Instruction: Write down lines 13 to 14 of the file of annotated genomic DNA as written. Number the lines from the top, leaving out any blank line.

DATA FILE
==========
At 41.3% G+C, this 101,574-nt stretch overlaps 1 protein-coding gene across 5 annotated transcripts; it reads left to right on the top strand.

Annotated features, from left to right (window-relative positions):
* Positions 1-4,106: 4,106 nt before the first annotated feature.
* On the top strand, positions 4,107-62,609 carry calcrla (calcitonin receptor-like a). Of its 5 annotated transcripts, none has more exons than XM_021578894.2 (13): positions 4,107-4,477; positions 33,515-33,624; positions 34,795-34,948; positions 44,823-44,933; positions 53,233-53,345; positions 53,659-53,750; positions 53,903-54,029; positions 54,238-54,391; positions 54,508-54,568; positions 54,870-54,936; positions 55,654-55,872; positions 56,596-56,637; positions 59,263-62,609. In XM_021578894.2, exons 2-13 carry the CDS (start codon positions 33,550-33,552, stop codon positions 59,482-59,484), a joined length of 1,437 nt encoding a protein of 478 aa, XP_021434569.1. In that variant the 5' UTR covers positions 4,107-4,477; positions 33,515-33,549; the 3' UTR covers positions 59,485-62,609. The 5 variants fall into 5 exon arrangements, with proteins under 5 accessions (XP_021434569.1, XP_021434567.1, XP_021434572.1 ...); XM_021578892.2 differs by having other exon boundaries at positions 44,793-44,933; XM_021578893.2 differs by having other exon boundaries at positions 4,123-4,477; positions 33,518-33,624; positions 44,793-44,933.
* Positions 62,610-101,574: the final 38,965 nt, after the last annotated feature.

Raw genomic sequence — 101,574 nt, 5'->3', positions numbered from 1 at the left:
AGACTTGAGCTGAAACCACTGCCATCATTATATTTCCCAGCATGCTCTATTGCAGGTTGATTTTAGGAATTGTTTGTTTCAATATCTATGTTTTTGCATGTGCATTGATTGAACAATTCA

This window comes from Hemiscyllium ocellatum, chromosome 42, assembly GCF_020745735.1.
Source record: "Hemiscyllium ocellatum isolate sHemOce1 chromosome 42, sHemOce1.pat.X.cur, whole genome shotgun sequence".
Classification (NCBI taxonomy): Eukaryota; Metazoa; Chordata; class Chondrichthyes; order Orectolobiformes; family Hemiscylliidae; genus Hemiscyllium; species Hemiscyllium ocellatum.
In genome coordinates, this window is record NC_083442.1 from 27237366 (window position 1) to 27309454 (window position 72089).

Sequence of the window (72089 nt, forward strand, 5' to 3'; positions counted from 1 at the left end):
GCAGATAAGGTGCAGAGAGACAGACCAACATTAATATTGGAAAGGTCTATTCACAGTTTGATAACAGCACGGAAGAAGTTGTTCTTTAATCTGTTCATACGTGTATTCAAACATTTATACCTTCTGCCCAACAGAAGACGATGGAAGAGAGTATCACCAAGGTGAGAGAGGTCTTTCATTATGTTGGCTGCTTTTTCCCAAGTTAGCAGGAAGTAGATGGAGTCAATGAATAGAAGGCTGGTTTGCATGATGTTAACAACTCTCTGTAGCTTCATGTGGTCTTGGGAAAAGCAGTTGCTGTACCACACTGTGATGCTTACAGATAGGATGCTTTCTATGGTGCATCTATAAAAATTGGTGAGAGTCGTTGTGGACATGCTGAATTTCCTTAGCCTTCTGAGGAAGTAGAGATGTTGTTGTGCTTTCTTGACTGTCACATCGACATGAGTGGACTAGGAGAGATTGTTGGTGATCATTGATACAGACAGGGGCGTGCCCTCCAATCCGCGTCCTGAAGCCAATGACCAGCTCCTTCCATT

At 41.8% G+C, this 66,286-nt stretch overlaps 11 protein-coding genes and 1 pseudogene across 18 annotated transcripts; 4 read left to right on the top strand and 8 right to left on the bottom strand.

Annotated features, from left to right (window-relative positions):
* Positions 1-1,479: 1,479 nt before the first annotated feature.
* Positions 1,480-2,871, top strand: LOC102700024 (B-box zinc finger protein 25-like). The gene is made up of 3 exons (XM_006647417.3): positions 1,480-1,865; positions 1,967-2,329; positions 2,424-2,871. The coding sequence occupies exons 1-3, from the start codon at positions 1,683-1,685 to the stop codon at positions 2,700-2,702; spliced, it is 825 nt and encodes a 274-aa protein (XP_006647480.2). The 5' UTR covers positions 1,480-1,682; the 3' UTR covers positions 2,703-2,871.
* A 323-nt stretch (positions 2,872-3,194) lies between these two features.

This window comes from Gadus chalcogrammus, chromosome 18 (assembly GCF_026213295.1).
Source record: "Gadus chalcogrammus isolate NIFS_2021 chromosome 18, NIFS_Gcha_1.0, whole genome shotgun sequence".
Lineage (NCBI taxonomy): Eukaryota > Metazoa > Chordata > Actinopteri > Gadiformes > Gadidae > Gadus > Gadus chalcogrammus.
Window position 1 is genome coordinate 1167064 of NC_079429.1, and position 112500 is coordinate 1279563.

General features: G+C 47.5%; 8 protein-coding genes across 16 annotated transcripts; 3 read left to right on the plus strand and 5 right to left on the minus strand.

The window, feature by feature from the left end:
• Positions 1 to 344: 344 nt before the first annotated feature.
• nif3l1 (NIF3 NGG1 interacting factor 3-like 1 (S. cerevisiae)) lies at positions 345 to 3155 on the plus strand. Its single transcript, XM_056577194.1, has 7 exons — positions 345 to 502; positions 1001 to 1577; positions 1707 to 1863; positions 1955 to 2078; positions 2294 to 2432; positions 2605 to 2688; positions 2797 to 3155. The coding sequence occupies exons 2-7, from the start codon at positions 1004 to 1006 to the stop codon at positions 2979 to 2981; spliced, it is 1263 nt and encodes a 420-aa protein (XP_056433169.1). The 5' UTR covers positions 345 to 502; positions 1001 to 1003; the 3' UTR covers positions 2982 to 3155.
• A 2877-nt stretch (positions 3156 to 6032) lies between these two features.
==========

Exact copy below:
GCAGATAAGGTGCAGAGAGACAGACCAACATTAATATTGGAAAGGTCTATTCACAGTTTGATAACAGCACGGAAGAAGTTGTTCTTTAATCTGTTCATACGTGTATTCAAACATTTATACCTTCTGCCCAACAGAAGACGATGGAAGAGAGTATCACCAAGGTGAGAGAGGTCTTTCATTATGTTGGCTGCTTTTTCCCAAGTTAGCAGGAAGTAGATGGAGTCAATGAATAGAAGGCTGGTTTGCATGATGTTAACAACTCTCTGTAGCTTCATGTGGTCTTGGGAAAAGCAGTTGCTGTACCACACTGTGATGCTTACAGATAGGATGCTTTCTATGGTGCATCTATAAAAATTGGTGAGAGTCGTTGTGGACATGCTGAATTTCCTTAGCCTTCTGAGGAAGTAGAGATGTTGTTGTGCTTTCTTGACTGTCACATCGACATGAGTGGACTAGGAGAGATTGTTGGTGATCATTGATACAGACAGGGGCGTGCCCTCCAATCCGCGTCCTGAAGCCAATGACCAGCTCCTTCCATT

At 41.8% G+C, this 66,286-nt stretch overlaps 11 protein-coding genes and 1 pseudogene across 18 annotated transcripts; 4 read left to right on the top strand and 8 right to left on the bottom strand.